Do you know why startup fails in the investment stage?

Why is a great team with immense potentials not funded by Angels or VC Funds?

Why are entrepreneurs always frightened lest their ideas are not stolen by the big shark?

What you MUST KNOW!

Find what your investors search in your business before they invest!

How you can make your company lucrative to your investors!

How you can protect your million dollar idea!

Key Seven Elements of Investment Readiness

  • Team, Talent, Advisor
  • Product & Market
  • Technology & Operation
  • Tractions, Revenue & Growth
  • Financial & Performance Management
  • Legal Compliance & Admin
  • Fundraising

Your Asset as a Startup Company

  • Copyrighted Software, content & product model
  • Patented Innovation or Design 
  • Market Reach with Traction
  • Your Brand Image

From all those factors, here are the top 23 tips to get investment ready for your next startup pitch.

The guide has been prepared with the light of Seedstars, Founder Institute & YCombinator resources & our working experiences with the startups.

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Tip 16: Track KPIs and take data driven decisions from day 1

If you can’t measure it, you can’t manage it! It’s also a huge win with investors to be able to show them historical data, trends, etc… rather than just one or two numbers on a slide deck.
Start somewhere (even just recording your One Metric That Matters) and make your decisions based on data. Manual data entry never lasts long (time-consuming, prone to errors, etc…) so invest early to automate analytics and data collection

Tip 13: Know the different acquisition channels and find yours

Poor marketing is the #7 reason startups fail. Marketing is just the “top of funnel” elements of awareness and acquisition, but it is the starting point of the startup’s growth and indispensable.
Some acquisition channels scale, some don’t. Generally, you start with things that don’t scale well. Try both inbound (longer setup but longer payback) and outbound (instant.)

Tip 17: Manage cash flow and your receivables (B2B)

Many B2B Business suffer from cash flow problems and get stuck in a vicious cycle
of delayed payments.
Our key advice on this topic is to pay attention to:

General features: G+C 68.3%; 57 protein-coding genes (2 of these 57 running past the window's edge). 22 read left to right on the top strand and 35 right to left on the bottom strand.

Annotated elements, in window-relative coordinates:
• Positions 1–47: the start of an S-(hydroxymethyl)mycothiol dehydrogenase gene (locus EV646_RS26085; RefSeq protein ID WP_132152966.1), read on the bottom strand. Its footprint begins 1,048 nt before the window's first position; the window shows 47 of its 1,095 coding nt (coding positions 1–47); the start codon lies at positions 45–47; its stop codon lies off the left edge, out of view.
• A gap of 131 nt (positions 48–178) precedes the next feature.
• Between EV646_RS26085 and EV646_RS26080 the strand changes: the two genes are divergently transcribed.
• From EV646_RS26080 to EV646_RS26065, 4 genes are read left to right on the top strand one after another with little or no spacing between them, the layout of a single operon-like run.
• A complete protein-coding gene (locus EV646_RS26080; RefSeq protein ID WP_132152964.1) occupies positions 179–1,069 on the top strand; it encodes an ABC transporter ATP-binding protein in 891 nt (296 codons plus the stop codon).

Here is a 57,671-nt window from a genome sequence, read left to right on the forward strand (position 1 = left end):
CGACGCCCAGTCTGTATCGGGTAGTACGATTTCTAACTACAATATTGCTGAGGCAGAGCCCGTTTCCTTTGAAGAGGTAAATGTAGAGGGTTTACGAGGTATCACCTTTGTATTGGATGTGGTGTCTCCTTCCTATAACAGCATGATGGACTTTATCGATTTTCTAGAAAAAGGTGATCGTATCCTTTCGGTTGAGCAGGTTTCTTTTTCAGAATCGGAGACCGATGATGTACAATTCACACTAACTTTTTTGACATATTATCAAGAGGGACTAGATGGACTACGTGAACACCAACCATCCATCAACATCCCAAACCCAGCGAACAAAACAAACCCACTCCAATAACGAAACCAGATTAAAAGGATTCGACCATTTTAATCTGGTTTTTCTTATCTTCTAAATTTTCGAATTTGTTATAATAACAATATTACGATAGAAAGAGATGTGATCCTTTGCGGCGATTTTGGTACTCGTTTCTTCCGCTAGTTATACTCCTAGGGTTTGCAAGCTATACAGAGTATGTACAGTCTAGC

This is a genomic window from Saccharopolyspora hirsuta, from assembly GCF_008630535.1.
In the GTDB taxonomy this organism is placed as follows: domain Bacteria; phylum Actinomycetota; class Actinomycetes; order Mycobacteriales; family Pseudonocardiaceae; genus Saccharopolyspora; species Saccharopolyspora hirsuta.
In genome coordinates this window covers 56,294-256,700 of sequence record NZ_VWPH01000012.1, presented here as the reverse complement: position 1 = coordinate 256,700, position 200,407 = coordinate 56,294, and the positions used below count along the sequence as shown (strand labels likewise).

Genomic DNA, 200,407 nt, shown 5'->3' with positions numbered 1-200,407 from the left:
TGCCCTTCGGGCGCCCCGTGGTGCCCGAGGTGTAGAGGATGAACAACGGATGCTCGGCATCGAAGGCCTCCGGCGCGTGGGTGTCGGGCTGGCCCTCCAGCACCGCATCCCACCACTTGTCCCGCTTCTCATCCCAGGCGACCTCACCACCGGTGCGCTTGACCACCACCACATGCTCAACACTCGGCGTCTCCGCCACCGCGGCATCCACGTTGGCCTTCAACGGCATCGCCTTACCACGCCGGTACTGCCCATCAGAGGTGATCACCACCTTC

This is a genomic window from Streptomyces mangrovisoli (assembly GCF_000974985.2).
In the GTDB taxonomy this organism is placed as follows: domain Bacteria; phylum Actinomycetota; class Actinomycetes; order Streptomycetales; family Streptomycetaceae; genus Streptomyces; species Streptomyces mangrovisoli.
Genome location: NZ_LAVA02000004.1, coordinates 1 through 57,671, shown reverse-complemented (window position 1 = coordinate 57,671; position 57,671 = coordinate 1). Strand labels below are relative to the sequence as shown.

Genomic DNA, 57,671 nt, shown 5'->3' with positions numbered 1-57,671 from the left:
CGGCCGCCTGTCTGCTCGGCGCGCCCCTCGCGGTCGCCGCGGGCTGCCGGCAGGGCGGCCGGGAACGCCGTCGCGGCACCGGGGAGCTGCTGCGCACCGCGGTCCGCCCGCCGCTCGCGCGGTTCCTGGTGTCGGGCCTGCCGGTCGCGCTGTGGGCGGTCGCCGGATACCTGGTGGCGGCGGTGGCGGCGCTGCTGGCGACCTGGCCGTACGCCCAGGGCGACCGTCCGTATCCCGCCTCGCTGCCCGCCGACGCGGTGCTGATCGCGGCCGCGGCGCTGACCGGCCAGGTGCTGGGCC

Runway (cash in bank / Current monthly expenses): remember fundraising takes 6-12 months in most cases. If possible, have some cash reserves for unexpected shocks (tech, market, natural).
Accounts Receivable Management, if payments are done by bank transfer, you need to be on top of them (automate reminders, call, WhatsApp, incentivise). Consider invoice discounting if you have significant receivables to manage.

Remember that running out of cash is the #2 reason startups fail. Sometimes it’s justified (i.e. no market need), other times it’s simply bad cash management.

Tip 18: Consider the exit before you enter

It will be a huge hypothesis (like the whole business at the start) but it can add a lot of confidence to investors if you show them you have the exit in mind. It is also good to know who’s actively acquiring and give prior exit examples from the industry.


Tip 19: Don’t let legal and structure get in the way

In the long-term, the company’s legal structure will be used to make your business more efficient (for purposes like sales, taxes, hiring etc). In the short-term, the structure should just be clean, simple and, “regular” to facilitate investment. Do not let the structure block investors! Go with the usual entity type and jurisdiction for your country or region

Also organise your data room from day 1. It’s just good housekeeping! Most common and basic data room items include:

• Certificate or articles of incorporation
• Trademark(s), intellectual property agreements
• Cap Table
• Investment Agreements for all shareholders, and note holders
• Balance sheet or income statement since inception
• Bank account statements, and export since inception
• Tax returns since inception

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Are you curious to know what are the available fund raising platform for the startups?

Do you know what are the 30 legal services that a startup might need to carry on their new business?